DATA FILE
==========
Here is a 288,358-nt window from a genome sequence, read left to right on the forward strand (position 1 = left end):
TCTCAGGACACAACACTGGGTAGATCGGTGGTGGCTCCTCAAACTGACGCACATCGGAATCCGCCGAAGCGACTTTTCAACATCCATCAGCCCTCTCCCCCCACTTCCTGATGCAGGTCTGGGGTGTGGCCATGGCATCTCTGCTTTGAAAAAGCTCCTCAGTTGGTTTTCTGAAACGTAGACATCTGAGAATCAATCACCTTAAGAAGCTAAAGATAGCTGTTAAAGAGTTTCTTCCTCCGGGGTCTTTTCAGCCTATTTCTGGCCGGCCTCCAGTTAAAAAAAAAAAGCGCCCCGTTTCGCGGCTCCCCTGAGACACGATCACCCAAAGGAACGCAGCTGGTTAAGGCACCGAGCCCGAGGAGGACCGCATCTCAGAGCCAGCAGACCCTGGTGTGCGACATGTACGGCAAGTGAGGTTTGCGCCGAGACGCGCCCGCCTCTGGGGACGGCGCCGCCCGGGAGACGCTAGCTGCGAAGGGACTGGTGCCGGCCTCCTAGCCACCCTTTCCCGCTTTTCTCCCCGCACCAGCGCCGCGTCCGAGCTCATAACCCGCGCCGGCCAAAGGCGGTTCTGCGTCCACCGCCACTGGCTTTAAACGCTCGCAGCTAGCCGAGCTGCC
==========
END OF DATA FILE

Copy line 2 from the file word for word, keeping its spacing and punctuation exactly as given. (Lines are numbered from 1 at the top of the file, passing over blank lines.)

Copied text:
TCTCAGGACACAACACTGGGTAGATCGGTGGTGGCTCCTCAAACTGACGCACATCGGAATCCGCCGAAGCGACTTTTCAACATCCATCAGCCCTCTCCCCCCACTTCCTGATGCAGGTCTGGGGTGTGGCCATGGCATCTCTGCTTTGAAAAAGCTCCTCAGTTGGTTTTCTGAAACGTAGACATCTGAGAATCAATCACCTTAAGAAGCTAAAGATAGCTGTTAAAGAGTTTCTTCCTCCGGGGTCTTTTCAGCCTATTTCTGGCCGGCCTCCAGTTAAAAAAAAAAAGCGCCCCGTTTCGCGGCTCCCCTGAGACACGATCACCCAAAGGAACGCAGCTGGTTAAGGCACCGAGCCCGAGGAGGACCGCATCTCAGAGCCAGCAGACCCTGGTGTGCGACATGTACGGCAAGTGAGGTTTGCGCCGAGACGCGCCCGCCTCTGGGGACGGCGCCGCCCGGGAGACGCTAGCTGCGAAGGGACTGGTGCCGGCCTCCTAGCCACCCTTTCCCGCTTTTCTCCCCGCACCAGCGCCGCGTCCGAGCTCATAACCCGCGCCGGCCAAAGGCGGTTCTGCGTCCACCGCCACTGGCTTTAAACGCTCGCAGCTAGCCGAGCTGCC